There are a number of different viruses on the web, from annoying browser jackers to damaging trojans, but the biggest threat out there is ransomware. Ransomware viruses will hold your computer hostage for a period of time during which you have to either cut your losses at the expense of your data or pay the virus owner whatever they are demanding to relinquish your computer. There are many different types of ransomware, but the best way to get rid of any of them is to never get them in the first place.
Types of Ransomware
This type of malware comes most often in the form of a faux security program, claiming your computer has dozens if not hundreds or thousands of infected files. The popup will explain that the only way to clean your computer is to perform a deep scan for a nominal price, which will “find” all the infected files and “clean” them for you. In reality, the only file to be cleaned is the faux program. Sometimes clicking on the popup to perform the scan will put your data in jeopardy, so instead of just paying the malcontents to go away, you’re paying them to steal your data.
Run a security scan with your actual security program (if you don’t have one, you need to change that). The scans will usually find and remove this type of ransomware.
- Screen Locks
You turn on your computer screen to find a single image of the FBI seal or other government entity filling your screen and alerting you that your computer has been seized in connection with illegal activity. The only way to unlock your computer is to pay a fine.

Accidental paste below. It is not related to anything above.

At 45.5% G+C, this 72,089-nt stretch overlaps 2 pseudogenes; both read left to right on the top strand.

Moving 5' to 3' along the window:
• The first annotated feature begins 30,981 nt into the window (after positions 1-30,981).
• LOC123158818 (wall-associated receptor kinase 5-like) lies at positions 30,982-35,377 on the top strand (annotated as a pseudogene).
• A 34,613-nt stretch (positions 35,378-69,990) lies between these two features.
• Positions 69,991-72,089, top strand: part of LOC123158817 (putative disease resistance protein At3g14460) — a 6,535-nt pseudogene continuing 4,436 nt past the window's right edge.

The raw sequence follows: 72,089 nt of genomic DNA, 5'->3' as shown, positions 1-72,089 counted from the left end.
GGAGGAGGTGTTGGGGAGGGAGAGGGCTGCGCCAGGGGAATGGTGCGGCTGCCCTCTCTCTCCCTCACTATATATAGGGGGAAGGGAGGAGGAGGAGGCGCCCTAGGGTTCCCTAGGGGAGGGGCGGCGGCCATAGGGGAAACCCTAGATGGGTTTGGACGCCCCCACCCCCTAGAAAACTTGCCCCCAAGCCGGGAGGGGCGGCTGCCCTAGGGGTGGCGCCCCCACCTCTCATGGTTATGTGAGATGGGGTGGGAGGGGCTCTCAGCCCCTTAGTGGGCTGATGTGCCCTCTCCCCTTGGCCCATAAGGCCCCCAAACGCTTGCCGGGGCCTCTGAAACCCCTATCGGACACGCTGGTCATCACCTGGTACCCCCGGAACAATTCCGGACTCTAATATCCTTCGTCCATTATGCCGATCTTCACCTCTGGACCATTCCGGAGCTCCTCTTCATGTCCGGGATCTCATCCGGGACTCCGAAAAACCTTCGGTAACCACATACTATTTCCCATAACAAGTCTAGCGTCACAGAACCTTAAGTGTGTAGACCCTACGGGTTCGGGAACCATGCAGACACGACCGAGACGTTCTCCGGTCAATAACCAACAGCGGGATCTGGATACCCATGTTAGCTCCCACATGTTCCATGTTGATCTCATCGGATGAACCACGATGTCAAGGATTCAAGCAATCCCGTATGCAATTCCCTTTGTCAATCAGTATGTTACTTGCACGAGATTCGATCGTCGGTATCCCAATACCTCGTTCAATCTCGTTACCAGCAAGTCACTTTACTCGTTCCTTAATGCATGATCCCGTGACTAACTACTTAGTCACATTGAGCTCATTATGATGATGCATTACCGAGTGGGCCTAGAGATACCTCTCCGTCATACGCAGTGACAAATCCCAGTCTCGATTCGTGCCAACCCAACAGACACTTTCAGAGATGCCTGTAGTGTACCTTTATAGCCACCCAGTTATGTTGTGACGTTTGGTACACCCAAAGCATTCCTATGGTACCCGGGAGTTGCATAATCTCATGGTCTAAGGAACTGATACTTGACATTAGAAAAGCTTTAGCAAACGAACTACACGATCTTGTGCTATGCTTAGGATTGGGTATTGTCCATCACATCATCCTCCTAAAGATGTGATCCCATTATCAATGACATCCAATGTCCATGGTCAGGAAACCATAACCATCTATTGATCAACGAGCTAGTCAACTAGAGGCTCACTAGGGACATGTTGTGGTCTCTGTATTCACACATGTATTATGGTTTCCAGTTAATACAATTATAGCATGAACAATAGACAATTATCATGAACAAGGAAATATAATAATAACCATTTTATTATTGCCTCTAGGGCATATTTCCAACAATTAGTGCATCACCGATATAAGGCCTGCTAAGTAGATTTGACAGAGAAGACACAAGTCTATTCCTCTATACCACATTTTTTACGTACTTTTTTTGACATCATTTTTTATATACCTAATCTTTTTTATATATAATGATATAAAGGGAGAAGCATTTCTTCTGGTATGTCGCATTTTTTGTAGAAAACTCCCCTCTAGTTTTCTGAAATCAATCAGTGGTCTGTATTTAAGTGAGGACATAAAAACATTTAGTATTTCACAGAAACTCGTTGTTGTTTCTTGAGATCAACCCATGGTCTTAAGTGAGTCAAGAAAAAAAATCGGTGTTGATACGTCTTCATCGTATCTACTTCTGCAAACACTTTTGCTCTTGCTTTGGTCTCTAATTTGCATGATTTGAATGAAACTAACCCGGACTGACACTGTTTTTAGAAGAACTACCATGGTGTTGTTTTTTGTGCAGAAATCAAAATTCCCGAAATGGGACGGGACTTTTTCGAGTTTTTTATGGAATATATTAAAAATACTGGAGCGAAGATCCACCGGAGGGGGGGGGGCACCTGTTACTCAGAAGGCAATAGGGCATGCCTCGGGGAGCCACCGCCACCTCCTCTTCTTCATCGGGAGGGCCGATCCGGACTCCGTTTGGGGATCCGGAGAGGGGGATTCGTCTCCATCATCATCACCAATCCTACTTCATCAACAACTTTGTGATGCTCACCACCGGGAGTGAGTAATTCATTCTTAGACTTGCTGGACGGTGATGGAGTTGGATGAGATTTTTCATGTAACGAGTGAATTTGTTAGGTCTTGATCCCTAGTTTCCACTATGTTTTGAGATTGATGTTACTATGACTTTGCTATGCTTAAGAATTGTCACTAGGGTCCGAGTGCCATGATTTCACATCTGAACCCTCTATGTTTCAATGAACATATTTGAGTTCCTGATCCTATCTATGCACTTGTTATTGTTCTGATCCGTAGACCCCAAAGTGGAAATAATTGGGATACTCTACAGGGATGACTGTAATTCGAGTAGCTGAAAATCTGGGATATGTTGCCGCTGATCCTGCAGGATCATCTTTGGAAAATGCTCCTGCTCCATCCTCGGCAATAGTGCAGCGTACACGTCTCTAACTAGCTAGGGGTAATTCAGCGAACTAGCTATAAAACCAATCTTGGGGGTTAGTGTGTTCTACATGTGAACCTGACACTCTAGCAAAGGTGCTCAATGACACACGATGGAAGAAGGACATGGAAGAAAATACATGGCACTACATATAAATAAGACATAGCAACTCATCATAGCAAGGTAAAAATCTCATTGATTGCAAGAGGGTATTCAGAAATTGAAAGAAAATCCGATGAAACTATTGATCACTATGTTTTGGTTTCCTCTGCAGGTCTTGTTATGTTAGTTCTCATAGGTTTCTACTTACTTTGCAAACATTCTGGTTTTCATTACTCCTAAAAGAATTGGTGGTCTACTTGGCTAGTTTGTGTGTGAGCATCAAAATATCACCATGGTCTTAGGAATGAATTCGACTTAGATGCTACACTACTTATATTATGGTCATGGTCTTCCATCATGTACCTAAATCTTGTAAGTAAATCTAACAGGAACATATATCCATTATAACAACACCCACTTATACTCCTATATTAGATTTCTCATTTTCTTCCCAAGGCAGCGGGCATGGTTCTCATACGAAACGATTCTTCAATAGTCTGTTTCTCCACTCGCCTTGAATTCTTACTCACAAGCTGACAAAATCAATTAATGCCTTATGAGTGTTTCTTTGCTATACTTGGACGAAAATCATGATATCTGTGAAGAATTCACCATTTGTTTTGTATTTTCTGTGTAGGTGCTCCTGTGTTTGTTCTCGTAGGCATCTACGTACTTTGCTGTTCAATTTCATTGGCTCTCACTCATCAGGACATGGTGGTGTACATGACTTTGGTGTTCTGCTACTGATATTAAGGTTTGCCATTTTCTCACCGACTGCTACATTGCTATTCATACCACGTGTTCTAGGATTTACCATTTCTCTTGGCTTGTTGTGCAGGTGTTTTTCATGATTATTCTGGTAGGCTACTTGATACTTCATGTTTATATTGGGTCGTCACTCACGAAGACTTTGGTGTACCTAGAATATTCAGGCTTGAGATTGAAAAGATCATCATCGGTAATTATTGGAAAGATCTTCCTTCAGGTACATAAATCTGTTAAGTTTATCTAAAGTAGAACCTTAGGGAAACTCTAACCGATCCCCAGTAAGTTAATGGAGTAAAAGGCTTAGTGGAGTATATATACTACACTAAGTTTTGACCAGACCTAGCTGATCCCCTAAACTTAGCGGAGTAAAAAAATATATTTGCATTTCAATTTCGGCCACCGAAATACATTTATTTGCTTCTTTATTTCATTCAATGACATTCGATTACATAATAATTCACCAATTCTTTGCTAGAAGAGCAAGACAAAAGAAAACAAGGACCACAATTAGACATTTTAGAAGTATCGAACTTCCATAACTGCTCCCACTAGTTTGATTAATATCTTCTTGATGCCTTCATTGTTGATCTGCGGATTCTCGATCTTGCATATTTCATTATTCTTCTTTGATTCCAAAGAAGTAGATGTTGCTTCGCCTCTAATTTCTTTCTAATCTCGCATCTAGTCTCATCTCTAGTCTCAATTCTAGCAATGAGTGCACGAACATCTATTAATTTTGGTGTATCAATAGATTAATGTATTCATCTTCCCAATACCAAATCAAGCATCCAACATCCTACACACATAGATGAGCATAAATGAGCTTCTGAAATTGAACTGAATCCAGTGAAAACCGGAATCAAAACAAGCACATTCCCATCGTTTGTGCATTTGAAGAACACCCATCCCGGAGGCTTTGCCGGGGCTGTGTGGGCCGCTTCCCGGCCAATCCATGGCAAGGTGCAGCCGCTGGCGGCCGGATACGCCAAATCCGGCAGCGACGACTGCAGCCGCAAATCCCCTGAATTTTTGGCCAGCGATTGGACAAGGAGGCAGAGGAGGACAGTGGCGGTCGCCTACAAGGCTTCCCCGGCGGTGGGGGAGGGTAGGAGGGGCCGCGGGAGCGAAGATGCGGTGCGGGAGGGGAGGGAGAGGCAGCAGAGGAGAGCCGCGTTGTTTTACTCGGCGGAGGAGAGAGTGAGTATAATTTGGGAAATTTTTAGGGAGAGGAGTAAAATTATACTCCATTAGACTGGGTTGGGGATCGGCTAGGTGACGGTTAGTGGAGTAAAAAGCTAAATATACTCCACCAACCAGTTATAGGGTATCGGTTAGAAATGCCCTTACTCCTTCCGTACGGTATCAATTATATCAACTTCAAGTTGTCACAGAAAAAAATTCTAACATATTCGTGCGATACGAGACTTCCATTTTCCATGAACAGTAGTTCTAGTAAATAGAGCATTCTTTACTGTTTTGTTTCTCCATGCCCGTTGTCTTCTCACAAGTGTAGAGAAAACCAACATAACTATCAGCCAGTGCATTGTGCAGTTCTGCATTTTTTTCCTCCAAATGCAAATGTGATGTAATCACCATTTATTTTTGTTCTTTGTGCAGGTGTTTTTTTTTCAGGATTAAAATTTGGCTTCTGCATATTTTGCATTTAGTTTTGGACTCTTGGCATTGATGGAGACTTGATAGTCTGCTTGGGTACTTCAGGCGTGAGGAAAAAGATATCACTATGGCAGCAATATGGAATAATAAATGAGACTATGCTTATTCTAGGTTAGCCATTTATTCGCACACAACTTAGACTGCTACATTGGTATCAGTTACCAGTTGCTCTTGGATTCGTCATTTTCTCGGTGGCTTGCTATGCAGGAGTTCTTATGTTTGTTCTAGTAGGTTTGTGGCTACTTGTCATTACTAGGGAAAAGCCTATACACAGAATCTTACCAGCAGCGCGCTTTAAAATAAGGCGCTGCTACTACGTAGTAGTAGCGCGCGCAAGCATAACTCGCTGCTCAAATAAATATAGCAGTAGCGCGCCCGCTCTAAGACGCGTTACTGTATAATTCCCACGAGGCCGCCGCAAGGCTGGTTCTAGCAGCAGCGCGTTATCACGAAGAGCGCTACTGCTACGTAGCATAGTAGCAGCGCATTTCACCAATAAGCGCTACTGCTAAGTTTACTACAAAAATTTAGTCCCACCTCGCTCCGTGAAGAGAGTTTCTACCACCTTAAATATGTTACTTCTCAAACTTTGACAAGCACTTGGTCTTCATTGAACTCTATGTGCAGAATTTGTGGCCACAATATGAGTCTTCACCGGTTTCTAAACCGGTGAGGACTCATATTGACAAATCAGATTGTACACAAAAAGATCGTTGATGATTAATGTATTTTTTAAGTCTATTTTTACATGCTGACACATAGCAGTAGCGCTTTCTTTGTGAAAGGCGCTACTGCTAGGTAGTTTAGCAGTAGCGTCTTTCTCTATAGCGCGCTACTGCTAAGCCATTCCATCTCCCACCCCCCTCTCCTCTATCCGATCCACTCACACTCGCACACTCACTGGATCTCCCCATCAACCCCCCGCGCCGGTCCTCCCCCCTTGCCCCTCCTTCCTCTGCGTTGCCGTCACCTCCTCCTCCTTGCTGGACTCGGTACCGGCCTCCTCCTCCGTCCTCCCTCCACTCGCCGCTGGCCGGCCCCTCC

Run a system restore, or if possible boot from an external drive or CD and run security scans. A word to the wise, the FBI, Department of Justice, and other government agencies will not seize your computer in this manner ever. So, don’t let the hackers scare you into thinking it’s legit.
- Encryption Ransomware
The worst of the worst, this virus encrypts (secures) all of your files and prevents you from accessing them. The viral thieves then ask for payment to decrypt the files. If you pay the fee, there’s no guarantee that the thieves will actually decrypt the files for you.
Bad news: there is no easy fix for this. The FBI recommends paying the ransom to get your files back, but various security experts warn that this just allows the thieves to repeatedly at-will seize your computer and demand more money.
Best course of action? Don’t get infected. Be very careful about popups and install a legitimate, trusted antivirus program on your computer. No computer connected to the web is safe, including both PCs and Macs. If you suspect that you have an infection, research it online. There are dozens of sites dedicated to finding and removing viruses, but be leery of sites that offer removal tools. These tools could potentially be just as or more harmful than the viruses you’re targeting.